Sites & cities that bear the name of İspir


Today in : Turkey
First trace of activity : ca. 20th century B.C.E
Last trace of activity : today
Recorded names : Սպեր, Sper, სპერი, Speri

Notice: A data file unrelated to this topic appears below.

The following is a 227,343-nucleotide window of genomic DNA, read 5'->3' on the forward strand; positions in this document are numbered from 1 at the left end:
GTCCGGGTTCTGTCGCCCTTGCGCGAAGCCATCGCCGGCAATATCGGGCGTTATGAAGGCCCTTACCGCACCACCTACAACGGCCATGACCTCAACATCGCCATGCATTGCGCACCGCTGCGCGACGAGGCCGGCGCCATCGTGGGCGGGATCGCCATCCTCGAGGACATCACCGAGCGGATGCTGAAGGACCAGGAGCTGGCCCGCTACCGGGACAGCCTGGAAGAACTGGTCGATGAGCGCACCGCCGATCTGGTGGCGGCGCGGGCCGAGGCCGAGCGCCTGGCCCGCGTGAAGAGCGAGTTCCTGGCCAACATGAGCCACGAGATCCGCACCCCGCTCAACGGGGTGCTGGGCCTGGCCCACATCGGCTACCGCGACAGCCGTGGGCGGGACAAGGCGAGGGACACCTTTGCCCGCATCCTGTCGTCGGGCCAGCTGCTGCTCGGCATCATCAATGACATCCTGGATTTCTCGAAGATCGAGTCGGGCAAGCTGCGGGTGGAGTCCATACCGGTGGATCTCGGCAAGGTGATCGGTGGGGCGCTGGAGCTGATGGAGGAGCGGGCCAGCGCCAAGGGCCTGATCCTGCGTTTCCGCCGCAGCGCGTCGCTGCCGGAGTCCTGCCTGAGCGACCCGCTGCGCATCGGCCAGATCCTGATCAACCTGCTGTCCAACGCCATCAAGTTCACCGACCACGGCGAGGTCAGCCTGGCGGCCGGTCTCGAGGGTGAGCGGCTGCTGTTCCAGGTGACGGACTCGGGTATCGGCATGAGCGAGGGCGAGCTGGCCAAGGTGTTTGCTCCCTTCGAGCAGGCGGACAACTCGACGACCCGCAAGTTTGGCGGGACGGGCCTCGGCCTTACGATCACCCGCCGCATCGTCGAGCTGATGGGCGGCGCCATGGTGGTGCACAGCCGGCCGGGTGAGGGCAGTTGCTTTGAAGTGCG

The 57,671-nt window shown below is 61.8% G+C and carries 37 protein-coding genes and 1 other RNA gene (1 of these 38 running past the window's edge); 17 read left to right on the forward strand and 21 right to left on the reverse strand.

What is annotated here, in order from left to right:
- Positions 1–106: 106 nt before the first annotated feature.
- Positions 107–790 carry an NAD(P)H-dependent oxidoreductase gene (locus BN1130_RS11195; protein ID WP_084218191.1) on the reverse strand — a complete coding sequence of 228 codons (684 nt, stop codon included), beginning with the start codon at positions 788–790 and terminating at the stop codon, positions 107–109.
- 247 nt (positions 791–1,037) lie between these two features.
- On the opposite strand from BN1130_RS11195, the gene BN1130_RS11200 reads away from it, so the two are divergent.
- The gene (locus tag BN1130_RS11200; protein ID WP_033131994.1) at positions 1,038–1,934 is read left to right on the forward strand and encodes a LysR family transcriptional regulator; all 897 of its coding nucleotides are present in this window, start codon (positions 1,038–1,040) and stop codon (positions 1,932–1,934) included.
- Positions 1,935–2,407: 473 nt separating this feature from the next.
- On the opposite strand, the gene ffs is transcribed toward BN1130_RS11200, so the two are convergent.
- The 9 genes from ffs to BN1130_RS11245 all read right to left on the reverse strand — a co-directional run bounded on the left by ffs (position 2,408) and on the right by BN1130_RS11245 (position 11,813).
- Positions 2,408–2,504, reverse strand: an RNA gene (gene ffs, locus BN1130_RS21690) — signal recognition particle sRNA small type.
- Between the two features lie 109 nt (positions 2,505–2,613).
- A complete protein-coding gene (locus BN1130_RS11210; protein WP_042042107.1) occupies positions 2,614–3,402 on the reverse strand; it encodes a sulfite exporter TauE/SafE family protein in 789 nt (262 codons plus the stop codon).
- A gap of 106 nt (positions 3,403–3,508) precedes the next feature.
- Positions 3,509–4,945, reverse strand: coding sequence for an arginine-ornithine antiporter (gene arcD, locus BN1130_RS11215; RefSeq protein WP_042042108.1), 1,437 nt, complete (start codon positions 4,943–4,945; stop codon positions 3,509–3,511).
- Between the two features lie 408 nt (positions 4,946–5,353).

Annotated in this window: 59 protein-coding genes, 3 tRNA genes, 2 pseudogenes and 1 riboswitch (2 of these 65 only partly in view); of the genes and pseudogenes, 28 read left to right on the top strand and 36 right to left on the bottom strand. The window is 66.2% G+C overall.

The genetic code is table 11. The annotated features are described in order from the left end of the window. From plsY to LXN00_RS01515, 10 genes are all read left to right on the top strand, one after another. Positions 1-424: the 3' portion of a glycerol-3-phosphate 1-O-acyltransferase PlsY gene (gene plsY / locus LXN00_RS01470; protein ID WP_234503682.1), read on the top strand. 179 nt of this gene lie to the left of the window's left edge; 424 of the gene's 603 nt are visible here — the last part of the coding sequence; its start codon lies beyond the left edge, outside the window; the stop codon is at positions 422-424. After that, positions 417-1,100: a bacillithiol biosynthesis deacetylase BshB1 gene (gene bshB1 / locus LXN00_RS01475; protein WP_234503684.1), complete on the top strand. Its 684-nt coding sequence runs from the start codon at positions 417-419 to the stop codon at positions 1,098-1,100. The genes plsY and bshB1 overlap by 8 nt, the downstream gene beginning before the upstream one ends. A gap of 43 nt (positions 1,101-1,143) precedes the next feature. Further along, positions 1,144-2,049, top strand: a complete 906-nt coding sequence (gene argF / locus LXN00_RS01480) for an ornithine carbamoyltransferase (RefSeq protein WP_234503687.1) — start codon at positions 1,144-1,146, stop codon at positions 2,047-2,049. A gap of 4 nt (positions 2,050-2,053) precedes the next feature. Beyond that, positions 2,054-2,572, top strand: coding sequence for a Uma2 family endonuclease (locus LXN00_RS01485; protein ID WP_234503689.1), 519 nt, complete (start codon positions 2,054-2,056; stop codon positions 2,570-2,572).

Description : İspir (Armenian: Սպեր, Sper; Georgian: სპერი, Speri) is a town and district of Erzurum Province in the Eastern Anatolia region of Turkey, on the Çoruh River. The mayor is Osman Çakır (AKP). The district has a population of 30,260 while the town has a population of 11,789. İspir is known from the 3rd millennium BC. Ancient kingdom of Hayasa-Azzi (2nd millennium BC), which was the forerunner of Armenian statehood located in the upper reaches of the rivers Euphrates and Chorokh (included Sper). About 600 years (since the 2nd century BC to 5th century AD) this region was a part of a province of the Greater Armenia - Bardzr Ayk (Upper Armenia). The name Sper is thought by some to be derived from Saspers, a tribe mentioned by Xenophon; The illustrious dynasty of the Bagrationi originated in the most ancient Georgian district – Speri (today İspir). Through their farsighted, flexible policies, the Bagrationi achieved great influence from the sixth through eighth centuries. One of their branches moved out to Armenia, the other to Georgian Kingdom of Iberia, and both won for themselves the dominant position among the other rulers of Transcaucasia. In the 4th-3rd centuries BC Sper was organized into a province of the Iberian Kingdom as noted by Strabo. Alexander the Great sent one of his generals Menon to conquer Sper, but Menon and his forces were defeated and killed. After this, in 2nd century BC - 5th century AD Sper was a land of Greater Armenia and was a part of Armenian province - Upper Armenia. After this, Sper was an Armenian Bagratid domain in the 4th - 6th centuries, a domain whose territory also comprised the Bayburt plain until that was lost to the Byzantines (perhaps in 387). In the 7th century it passed to the Arab Caliphate; in 885 Bagratuni Kingdom of Armenia. Under the medieval Kingdom of Armenia, it was part of the province of Upper Armenia and was famous for its gold mines. In the 11th century it was conquered by the Seljuqs. Ispir was under the control of the Saltukids till 1124 when the Georgians took over power, governed by Zakare and Ivane Zakarids as a fief. It was recaptured by Mughith ad Din Tughrul, son of the Seljuk sultan Kilij Arslan II, sometime between 1201 and 1225. He built a mosque in the citadel which still survives. It was conquered in 1242 by the Mongols; was regained by Georgian Kingdom during the reign of George V the Brilliant (1314–1346), it remained part of the Kingdom before its disintegration, which then passed into the hands of Georgian Atabegs belonging to the House of Jaqeli; it was conquered in 1502 by Persia and was probably in 1515 taken by the Ottoman Empire from the Georgian ruler of Samtskhe. The town was occupied in 1916 by the Russians during World War I and recaptured by the Turks in 1918. Historic sights in the town are the citadel, a mosque and church in the citadel (probably 13th century), the originally 13th century Çarsi mosque today's building being a recent structure. The Sultan Melik mosque and Madrasa built in the 13th century, the Madrasa of Kadizade Mehmet built in 1725/26, Kadizade was the Mufti of Erzurum from 1744 to 1759 and his father was the Qadi of Ispir. There is also a tomb with a graveyard containing some Ottoman tombstones.

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